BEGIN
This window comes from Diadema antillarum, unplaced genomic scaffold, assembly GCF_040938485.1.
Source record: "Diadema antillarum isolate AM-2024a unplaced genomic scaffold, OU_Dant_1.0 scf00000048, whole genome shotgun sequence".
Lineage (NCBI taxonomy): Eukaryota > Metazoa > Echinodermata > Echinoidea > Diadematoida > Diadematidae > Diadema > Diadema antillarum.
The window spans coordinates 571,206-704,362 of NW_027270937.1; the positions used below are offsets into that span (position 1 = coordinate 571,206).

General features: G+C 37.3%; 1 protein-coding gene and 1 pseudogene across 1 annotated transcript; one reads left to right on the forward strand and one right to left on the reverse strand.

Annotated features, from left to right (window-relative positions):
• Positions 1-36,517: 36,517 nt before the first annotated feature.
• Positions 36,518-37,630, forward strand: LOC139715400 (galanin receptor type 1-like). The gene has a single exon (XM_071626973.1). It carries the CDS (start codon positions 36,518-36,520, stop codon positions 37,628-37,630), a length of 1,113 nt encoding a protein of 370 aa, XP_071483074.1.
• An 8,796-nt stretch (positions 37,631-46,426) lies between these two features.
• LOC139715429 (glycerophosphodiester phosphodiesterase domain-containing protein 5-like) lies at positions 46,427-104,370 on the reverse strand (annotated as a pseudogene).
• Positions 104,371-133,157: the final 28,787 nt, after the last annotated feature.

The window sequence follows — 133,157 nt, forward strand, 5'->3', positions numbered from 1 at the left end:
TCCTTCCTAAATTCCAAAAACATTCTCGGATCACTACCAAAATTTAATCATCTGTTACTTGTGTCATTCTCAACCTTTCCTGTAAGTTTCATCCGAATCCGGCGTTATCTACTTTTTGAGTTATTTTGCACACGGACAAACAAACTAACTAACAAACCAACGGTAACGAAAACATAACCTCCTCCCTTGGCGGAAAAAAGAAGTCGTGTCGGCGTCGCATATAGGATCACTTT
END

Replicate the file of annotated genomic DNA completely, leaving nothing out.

This window comes from Diadema antillarum, unplaced genomic scaffold, assembly GCF_040938485.1.
Source record: "Diadema antillarum isolate AM-2024a unplaced genomic scaffold, OU_Dant_1.0 scf00000048, whole genome shotgun sequence".
Lineage (NCBI taxonomy): Eukaryota > Metazoa > Echinodermata > Echinoidea > Diadematoida > Diadematidae > Diadema > Diadema antillarum.
The window spans coordinates 571,206-704,362 of NW_027270937.1; the positions used below are offsets into that span (position 1 = coordinate 571,206).

General features: G+C 37.3%; 1 protein-coding gene and 1 pseudogene across 1 annotated transcript; one reads left to right on the forward strand and one right to left on the reverse strand.

Annotated features, from left to right (window-relative positions):
• Positions 1-36,517: 36,517 nt before the first annotated feature.
• Positions 36,518-37,630, forward strand: LOC139715400 (galanin receptor type 1-like). The gene has a single exon (XM_071626973.1). It carries the CDS (start codon positions 36,518-36,520, stop codon positions 37,628-37,630), a length of 1,113 nt encoding a protein of 370 aa, XP_071483074.1.
• An 8,796-nt stretch (positions 37,631-46,426) lies between these two features.
• LOC139715429 (glycerophosphodiester phosphodiesterase domain-containing protein 5-like) lies at positions 46,427-104,370 on the reverse strand (annotated as a pseudogene).
• Positions 104,371-133,157: the final 28,787 nt, after the last annotated feature.

The window sequence follows — 133,157 nt, forward strand, 5'->3', positions numbered from 1 at the left end:
TCCTTCCTAAATTCCAAAAACATTCTCGGATCACTACCAAAATTTAATCATCTGTTACTTGTGTCATTCTCAACCTTTCCTGTAAGTTTCATCCGAATCCGGCGTTATCTACTTTTTGAGTTATTTTGCACACGGACAAACAAACTAACTAACAAACCAACGGTAACGAAAACATAACCTCCTCCCTTGGCGGAAAAAAGAAGTCGTGTCGGCGTCGCATATAGGATCACTTT